Review Summary: Nothing exciting about this release.
Lagwagon albums have always been something that I’ve eagerly anticipated. With each new release I knew that I could count on high-quality punk that would deliver intelligent riffs and arrangements that somehow didn’t sound like everyone else. Of course it wasn’t just the riffs that kept me coming back for more, it was also the lyrics and catchy choruses courtesy of Joey Cape; a man capable of writing about serious topics as easily as he could write an amusing song about something totally random. Within the last six years, though, a new EP is an even bigger deal because no one seems to know if another release is even coming. Fortunately, the band has found it in their hearts to deliver us at least one more set of new songs; unfortunately the songs aren’t all that exciting.
The opening song, “B Side” starts out with potential by utilizing a semi-technical riff reminiscent of their earlier days, and a quick tempo but it quickly degrades into a fairly standard mid-paced punk song with no real hook. It’s not often that I’m disappointed by something associated with Lagwagon, but this EP is a disappointment. Listening to subsequent tracks yields pockets of under-developed potential surrounded by large amounts of standard mid-paced punk. Every song has something about it that could have made it great, but those elements never get a chance to make an impact. There’s a quick lounge section in “Fallen” that could have really given the song its own identity but it is quickly overtaken by another standard mid-paced punk riff and is only quickly revisited later in the song. Worse are the songs such as “No Little Pill” and “Mission Unaccomplished” that don’t even have a negligible element to help it become anything other than average.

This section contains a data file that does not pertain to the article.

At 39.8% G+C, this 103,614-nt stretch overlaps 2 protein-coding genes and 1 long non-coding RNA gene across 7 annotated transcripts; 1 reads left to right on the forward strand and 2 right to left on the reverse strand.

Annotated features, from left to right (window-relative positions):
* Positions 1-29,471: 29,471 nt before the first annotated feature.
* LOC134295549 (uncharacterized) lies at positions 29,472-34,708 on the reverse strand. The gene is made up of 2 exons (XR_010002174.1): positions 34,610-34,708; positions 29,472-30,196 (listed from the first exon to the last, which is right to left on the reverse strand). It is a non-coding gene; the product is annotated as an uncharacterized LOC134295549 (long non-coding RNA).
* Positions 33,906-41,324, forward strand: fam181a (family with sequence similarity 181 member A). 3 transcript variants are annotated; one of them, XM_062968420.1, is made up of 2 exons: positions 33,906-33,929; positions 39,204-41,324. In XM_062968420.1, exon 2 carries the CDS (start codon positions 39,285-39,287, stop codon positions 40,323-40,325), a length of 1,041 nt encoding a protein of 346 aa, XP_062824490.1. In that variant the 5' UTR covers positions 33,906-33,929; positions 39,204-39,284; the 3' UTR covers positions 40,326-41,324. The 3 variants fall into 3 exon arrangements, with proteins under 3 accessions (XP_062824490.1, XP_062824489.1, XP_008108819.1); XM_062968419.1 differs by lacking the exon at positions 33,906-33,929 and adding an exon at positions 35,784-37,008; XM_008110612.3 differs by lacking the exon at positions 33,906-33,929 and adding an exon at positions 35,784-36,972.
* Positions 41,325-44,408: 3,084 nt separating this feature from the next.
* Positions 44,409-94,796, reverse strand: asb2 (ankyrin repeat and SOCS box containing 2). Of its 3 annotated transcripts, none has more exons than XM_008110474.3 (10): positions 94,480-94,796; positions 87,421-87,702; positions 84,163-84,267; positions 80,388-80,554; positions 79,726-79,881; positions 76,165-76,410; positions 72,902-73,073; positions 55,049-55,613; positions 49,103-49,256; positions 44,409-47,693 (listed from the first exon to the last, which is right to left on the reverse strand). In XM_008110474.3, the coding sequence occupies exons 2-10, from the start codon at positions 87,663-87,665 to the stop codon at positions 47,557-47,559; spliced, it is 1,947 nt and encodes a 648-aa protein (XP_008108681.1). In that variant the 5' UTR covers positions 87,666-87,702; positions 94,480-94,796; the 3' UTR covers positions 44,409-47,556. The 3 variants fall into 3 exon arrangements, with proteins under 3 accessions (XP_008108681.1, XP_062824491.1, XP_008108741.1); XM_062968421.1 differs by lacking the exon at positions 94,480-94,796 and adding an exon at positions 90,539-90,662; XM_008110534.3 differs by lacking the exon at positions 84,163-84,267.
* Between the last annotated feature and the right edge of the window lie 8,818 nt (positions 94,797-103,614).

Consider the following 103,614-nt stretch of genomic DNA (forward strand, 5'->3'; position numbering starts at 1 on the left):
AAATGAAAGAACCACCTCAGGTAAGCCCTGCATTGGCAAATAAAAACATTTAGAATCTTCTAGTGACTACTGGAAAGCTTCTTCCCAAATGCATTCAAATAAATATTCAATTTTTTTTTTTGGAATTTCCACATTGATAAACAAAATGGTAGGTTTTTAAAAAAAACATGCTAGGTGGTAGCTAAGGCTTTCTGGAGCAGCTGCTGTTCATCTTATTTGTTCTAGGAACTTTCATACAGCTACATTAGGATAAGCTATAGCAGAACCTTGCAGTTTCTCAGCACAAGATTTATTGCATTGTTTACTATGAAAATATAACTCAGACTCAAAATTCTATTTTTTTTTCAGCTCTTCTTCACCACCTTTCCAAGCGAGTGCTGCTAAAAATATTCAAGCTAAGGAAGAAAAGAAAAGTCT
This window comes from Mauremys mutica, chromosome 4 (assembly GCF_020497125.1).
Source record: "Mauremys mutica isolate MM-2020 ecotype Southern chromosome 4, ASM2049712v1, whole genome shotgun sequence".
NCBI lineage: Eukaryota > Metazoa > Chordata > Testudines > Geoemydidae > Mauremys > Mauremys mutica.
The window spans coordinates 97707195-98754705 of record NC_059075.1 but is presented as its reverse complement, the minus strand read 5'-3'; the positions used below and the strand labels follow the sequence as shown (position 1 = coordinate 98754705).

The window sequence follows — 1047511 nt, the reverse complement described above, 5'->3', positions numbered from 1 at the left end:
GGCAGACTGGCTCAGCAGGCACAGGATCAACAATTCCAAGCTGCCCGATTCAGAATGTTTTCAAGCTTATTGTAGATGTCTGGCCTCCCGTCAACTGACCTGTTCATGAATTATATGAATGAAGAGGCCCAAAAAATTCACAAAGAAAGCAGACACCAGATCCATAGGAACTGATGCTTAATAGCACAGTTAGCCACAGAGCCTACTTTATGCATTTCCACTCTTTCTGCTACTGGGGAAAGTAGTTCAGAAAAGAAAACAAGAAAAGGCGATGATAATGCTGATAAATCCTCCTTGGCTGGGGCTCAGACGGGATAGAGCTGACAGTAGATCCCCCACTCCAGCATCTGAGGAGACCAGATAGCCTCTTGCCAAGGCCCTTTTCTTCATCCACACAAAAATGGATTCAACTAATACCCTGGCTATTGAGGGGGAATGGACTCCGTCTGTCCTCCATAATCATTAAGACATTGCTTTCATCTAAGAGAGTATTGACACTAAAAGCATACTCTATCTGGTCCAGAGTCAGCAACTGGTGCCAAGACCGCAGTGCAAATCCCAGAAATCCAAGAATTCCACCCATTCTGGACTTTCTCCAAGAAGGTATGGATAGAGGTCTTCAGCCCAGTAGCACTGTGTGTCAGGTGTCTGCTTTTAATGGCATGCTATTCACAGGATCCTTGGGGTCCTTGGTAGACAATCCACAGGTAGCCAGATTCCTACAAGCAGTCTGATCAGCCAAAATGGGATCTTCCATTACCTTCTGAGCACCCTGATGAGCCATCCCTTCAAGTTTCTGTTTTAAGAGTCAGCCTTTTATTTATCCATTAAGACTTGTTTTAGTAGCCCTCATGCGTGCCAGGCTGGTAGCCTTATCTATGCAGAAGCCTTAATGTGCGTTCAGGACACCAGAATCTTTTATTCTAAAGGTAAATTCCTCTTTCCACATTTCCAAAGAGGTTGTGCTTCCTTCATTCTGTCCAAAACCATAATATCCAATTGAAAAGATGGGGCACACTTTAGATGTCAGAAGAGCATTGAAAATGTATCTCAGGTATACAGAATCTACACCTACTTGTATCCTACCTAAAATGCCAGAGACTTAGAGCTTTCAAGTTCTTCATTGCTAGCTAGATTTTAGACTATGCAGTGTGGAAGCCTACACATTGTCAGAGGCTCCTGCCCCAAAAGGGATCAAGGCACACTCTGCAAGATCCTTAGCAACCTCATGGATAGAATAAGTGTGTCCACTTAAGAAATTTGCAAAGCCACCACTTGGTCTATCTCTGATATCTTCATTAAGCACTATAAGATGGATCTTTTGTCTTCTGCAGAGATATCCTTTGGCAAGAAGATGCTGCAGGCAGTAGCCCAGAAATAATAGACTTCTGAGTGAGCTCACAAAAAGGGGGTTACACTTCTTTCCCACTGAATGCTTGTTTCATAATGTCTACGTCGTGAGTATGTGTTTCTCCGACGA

Not everything about this EP is average, though; there are those pockets of quality that I had alluded to earlier. The main source for quality is the song “Errands” which is not only the most energetic song on the EP, but also the catchiest and features a cool (yet brief) guitar solo as well. “Live it Down” is also a nice departure from the norm with its surf rock vibe contrasted with the serious lyrics. After those two songs all other quality elements have to be picked out of their average surroundings. A good example of that is the bass player who does a fine job on songs such as “Memoirs and Landmines” of creating some cool rhythms and bass lines that help to prop up the mostly-standard riffing. As cool as his bass playing is, though, it’s just not enough to truly elevate the quality of most of these songs.
I wish I had more positives to report, but after three years Lagwagon has only managed to release nineteen minutes of new music and it’s just not that interesting. For fans of the band no review is going to stop you from getting this EP but you should know that there isn’t anything as edgy as on Resolve
or as catchy as what is found on Let’s Talk About Feelings
and the humor of Duh
is sadly absent. Overall this EP has some interesting elements and even two good songs, but those positives hardly make up for the bulk of this EP which is simply a listenable, but generally uninteresting experience.